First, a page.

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Cablegate: Andean Leaders to Washington to Lobby for Atpa

VZCZCXYZ0020
PP RUEHWEB

DE RUEHPE #2150 1702219
ZNR UUUUU ZZH
P 192219Z JUN 07
FM AMEMBASSY LIMA
TO RUEHC/SECSTATE WASHDC PRIORITY 5921
INFO RUEHBO/AMEMBASSY BOGOTA 4782
RUEHLP/AMEMBASSY LA PAZ JUN QUITO 1290
RUEHSG/AMEMBASSY SANTIAGO 1335
RUCPDOC/DEPT OF COMMERCE WASHINGTON DC
RHEHAAA/NATIONAL SECURITY COUNCIL WASHINGTON DC

UNCLAS LIMA 002150

SIPDIS

SIPDIS

USTR FOR EEISENSTAT AND BHARMAN
COMMERCE FOR 4331/IEP/WH/MCAMERON

E.O. 12958: N/A
TAGS: ETRD OVIP ECIN PREL USTR PE CO EC BL
SUBJECT: ANDEAN LEADERS TO WASHINGTON TO LOBBY FOR ATPA
EXTENSION?


1. Freddy Ehlers, Secretary General of the Andean
Community (CAN), informed the Ambassador on June 19 that he
was attempting to organize a joint visit to Washington by
the presidents of Colombia, Peru, Bolivia and Ecuador to
lobby for extension of the Andean Trade Preferences Act
(ATPA). Ehlers said the four presidents had agreed to this
at the suggestion of Alvaro Uribe during the June 12-14
CAN Summit in Tarija, Bolivia. Ehlers noted the likely
dates for this visit would be June 22 or June 25, and
that he was coordinating with the four foreign ministries
to try to make the trip happen. He said the fallback
option was for Ehlers himself to travel in representation
of the four countries. If Ehlers travels, he will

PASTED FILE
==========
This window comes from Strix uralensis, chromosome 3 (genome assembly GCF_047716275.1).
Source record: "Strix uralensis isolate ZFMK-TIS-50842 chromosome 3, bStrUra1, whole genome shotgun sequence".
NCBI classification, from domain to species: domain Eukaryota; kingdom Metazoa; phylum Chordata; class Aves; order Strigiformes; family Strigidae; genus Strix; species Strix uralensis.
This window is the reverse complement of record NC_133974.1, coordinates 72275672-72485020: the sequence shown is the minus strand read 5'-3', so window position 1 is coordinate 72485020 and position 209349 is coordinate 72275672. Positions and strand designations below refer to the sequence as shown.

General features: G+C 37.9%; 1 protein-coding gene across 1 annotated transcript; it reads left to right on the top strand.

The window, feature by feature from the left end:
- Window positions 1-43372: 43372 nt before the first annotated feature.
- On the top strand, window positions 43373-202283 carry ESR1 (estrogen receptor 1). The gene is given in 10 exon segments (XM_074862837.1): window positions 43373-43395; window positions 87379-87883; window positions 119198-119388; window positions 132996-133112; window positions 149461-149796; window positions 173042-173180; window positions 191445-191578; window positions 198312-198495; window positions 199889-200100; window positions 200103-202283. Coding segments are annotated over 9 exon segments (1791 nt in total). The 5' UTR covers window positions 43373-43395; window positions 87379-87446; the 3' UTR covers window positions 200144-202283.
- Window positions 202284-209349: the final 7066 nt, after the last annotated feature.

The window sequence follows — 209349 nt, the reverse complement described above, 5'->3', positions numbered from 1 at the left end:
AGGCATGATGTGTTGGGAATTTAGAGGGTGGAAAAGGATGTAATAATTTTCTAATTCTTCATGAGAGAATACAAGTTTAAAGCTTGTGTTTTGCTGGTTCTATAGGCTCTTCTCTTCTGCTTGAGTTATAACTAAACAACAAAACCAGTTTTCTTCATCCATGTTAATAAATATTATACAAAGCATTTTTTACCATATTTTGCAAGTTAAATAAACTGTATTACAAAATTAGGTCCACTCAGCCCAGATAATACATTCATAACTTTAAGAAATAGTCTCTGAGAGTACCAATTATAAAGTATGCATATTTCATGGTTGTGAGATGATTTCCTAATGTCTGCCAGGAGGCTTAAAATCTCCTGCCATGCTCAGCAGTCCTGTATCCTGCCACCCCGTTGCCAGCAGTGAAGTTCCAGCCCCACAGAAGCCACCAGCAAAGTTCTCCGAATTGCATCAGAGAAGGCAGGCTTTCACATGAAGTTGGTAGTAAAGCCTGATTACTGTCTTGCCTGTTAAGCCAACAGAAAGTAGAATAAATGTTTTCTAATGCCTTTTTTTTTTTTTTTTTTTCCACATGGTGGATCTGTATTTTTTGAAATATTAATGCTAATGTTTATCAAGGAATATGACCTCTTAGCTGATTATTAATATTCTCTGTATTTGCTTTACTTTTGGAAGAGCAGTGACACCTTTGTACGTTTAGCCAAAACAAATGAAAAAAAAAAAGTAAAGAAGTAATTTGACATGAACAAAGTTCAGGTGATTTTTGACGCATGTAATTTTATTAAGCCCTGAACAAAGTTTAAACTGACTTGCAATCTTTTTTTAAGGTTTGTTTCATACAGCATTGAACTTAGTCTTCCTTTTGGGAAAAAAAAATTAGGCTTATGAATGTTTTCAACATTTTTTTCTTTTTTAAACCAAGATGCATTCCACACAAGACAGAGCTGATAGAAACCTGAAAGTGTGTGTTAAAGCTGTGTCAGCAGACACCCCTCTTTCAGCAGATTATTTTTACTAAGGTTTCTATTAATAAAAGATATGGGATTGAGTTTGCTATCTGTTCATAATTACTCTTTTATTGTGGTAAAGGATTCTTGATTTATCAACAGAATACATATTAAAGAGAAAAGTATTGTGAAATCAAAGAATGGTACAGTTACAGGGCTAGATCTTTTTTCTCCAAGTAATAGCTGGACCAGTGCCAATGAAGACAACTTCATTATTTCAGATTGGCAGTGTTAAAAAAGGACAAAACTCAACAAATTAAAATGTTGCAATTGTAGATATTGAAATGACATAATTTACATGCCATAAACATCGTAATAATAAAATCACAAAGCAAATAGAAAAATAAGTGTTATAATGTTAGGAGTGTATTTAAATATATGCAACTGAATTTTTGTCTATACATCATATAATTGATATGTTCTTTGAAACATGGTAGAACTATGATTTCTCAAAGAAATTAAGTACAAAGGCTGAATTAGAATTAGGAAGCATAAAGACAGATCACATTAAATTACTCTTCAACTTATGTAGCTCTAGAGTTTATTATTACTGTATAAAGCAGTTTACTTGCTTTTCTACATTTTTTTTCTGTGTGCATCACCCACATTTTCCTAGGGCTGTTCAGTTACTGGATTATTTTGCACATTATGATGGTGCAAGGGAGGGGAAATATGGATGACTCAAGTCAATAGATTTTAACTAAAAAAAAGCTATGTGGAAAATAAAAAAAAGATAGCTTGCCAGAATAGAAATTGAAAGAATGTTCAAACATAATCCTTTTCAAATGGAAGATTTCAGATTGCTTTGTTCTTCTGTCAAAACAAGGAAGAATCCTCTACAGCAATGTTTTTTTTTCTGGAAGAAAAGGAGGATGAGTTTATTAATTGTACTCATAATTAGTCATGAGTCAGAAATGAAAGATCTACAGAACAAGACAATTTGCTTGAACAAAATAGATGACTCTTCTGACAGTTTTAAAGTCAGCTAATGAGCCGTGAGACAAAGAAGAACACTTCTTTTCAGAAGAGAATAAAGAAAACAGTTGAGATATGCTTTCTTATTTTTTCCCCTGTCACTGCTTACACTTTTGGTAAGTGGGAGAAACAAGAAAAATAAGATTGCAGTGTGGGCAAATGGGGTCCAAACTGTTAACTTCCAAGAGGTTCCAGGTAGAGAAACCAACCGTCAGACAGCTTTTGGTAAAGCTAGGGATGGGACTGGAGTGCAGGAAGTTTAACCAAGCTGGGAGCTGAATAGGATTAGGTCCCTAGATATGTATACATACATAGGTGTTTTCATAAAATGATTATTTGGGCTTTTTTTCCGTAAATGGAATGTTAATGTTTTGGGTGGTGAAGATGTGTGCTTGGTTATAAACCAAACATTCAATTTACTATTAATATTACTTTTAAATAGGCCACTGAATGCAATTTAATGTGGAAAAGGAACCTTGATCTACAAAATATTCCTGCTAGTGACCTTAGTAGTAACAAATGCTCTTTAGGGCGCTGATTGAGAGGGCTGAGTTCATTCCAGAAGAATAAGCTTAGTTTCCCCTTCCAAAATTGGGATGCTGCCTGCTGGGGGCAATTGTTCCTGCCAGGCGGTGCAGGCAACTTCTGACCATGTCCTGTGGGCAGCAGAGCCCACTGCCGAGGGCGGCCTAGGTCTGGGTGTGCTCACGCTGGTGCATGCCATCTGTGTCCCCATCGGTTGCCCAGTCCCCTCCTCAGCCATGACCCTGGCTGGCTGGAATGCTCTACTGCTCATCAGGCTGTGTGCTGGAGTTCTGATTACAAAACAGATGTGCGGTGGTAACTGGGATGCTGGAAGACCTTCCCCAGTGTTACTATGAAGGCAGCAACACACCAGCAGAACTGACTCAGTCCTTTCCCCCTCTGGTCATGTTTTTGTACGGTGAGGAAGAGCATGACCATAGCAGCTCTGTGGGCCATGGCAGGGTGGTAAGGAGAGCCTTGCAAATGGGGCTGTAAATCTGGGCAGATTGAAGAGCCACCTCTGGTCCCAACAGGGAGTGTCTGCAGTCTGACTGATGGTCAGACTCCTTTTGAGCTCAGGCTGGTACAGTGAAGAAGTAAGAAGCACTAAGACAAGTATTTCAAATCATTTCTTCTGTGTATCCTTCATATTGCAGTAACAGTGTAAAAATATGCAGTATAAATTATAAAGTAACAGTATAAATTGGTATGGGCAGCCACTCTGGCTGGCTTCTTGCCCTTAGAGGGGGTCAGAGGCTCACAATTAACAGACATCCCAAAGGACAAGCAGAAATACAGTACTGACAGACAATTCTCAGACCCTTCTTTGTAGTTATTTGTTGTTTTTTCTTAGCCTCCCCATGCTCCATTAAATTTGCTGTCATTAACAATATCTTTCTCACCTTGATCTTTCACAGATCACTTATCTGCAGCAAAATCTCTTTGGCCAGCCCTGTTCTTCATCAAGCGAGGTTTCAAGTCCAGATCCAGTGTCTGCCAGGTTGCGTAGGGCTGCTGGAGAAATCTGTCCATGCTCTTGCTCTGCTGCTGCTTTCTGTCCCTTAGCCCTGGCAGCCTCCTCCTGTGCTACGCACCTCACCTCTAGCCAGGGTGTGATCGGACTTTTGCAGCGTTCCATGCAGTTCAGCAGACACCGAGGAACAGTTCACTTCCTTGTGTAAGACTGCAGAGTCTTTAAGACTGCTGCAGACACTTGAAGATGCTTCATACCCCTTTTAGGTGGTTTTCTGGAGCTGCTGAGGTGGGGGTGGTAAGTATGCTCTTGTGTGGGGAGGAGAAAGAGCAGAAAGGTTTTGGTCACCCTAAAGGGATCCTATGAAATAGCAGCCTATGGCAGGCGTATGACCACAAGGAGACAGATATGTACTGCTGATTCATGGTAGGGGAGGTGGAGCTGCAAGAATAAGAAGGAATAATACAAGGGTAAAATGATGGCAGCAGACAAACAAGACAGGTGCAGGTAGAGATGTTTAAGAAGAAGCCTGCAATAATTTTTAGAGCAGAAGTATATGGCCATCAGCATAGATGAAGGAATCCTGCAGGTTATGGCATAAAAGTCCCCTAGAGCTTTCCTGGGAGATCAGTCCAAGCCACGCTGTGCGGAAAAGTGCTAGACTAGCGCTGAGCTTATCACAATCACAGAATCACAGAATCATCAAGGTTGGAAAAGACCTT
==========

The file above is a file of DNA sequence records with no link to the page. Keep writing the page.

also request meetings with the executive branch, including
USTR, to discuss options for minimizing the impact of any
eventual gaps in ATPA coverage.

2. Ehlers asked if the State Department could assist in
obtaining the appropriate high-level meetings with U.S.
congressional leaders. The Ambassador replied that these
requests are usually channeled through the foreign
embassies in Washington, and recommended that Ehlers
contact the four embassies to see which one would be best
able to make the appointment requests.

3. COMMENT: The CAN has unsuccessfully attempted to
organize a joint Washington visit by the presidents of the
four ATPA countries in the past. As happened once before,
this attempt is likely to fall apart due to difficulties in
coordinating agendas and obtaining meetings worthy of four
chiefs of state, resulting in the Secretary General being
dispatched instead.
STRUBLE

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